are nuts, bolts, and screwdrivers that have errantly drifted into
space from missions, and an expensive Hasselblad camera with exposed
pictures still inside.
According to the European
Space Agency, of the 5,500 tons of material in orbit, 93% is
junk that includes parts of old spacecraft, depleted rocket
boosters, garbage bags ,and even nuclear coolant. Each piece can
and are dividing into more pieces. Only 7% of the material in orbit
is operational spacecraft in use.
Besides posing an ethical problem of using our orbit as a
landfill, the junk pose a big problem to current and future
missions because of their ultra-high velocities in orbit. At 17,500
miles per hour, a millimeter speck of paint has the same amount of
energy as a .22 caliber long rifle bullet, a pea sized piece has
the lethal potential of a 400-lb safe traveling at 60 mph, and a
tennis ball sized piece of metal is essentially 25 sticks of
So what can we do about this junk? Is there a way to get it out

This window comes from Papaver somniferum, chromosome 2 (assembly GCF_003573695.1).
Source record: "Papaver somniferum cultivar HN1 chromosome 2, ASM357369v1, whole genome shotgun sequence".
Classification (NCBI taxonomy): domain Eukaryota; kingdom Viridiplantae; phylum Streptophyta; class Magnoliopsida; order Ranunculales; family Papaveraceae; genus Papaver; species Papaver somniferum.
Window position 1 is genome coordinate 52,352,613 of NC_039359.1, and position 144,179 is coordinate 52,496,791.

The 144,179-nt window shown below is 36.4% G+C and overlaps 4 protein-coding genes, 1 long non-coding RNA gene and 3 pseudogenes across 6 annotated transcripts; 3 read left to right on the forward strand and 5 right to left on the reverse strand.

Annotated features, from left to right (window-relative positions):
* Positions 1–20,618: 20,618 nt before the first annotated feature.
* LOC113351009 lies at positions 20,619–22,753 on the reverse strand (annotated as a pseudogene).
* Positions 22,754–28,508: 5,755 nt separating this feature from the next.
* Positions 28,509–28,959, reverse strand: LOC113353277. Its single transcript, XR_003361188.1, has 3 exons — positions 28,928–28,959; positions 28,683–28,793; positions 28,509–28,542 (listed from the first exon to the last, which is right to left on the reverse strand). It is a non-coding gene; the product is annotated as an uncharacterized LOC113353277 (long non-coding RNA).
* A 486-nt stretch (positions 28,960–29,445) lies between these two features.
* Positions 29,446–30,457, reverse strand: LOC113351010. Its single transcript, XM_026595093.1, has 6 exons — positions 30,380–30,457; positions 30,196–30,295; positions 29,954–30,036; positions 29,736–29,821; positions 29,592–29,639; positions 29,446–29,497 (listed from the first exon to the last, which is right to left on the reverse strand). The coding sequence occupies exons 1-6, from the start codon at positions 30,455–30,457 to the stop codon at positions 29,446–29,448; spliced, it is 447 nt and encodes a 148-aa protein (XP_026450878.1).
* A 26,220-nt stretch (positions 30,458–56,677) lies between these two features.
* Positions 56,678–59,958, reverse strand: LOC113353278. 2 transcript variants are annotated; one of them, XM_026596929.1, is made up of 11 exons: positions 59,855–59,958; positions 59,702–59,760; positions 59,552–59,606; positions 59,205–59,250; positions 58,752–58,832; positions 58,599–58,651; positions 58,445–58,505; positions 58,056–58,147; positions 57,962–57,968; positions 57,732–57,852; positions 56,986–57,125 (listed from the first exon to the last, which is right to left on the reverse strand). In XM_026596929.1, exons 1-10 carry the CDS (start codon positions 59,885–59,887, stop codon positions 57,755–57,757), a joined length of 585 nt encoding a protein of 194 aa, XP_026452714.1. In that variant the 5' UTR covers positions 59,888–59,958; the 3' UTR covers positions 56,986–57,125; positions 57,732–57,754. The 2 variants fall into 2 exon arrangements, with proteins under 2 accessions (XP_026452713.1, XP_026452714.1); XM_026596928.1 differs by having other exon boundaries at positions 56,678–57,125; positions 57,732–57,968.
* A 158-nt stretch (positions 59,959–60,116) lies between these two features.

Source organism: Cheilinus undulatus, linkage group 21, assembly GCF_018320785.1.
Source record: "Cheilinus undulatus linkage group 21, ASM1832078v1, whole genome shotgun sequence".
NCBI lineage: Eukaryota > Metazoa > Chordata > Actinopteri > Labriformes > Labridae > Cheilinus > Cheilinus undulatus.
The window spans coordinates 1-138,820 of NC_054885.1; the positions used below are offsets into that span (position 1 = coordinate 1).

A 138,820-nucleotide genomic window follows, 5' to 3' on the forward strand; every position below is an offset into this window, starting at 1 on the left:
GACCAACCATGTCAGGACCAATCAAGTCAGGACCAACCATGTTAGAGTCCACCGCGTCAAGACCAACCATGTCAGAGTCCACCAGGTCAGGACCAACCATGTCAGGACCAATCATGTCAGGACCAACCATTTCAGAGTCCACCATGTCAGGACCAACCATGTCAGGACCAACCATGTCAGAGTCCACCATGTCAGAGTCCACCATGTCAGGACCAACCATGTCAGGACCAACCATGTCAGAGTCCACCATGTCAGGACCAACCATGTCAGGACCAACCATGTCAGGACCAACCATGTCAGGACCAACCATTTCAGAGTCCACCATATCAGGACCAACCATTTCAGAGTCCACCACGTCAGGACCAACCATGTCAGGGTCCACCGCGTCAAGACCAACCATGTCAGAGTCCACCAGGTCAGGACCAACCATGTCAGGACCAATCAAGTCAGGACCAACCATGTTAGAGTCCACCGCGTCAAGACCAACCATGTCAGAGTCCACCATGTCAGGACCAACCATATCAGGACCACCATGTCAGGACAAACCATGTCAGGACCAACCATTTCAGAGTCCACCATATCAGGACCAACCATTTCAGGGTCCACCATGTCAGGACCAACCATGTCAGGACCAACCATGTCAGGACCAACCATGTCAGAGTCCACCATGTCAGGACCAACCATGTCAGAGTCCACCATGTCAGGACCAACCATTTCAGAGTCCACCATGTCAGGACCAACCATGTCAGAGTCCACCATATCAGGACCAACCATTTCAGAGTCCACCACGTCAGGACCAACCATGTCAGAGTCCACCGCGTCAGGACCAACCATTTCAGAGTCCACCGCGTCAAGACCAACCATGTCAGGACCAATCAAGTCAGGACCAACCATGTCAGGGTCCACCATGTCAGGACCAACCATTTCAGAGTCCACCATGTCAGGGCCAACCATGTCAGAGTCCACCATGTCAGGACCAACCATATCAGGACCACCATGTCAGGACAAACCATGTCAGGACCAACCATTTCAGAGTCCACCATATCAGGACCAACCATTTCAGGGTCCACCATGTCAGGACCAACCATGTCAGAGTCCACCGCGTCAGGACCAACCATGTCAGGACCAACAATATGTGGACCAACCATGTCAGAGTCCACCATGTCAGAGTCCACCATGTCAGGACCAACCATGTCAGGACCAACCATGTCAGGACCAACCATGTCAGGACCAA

of orbit? Perhaps zap it? Or give it a nudge? (cont.)
One of the advantages that robotics, computers and anything that
uses AI in general have is that they are non-biological substrates
that allow for recombination of many different aspects from the
physical world. In the video below, Intel’s robotic hand
incorporates “pre touch” which is inspired by the electrolocative
ability found in sharks (and other fish) that is believed to be the
most sophisticated of any animal. By sending electrical impulses
towards an object, the robotic hand is able to prejudge and react
to an articles’ position. So in essence, engineers are grafting one
animal’s highly evolved ability onto a non-biological substrate, in
order better replicate the ability of another’s. Pretty cool.
In just ninety seconds, the Great Kanto
Earthquake destroyed Japan’s economy in 1923 throwing the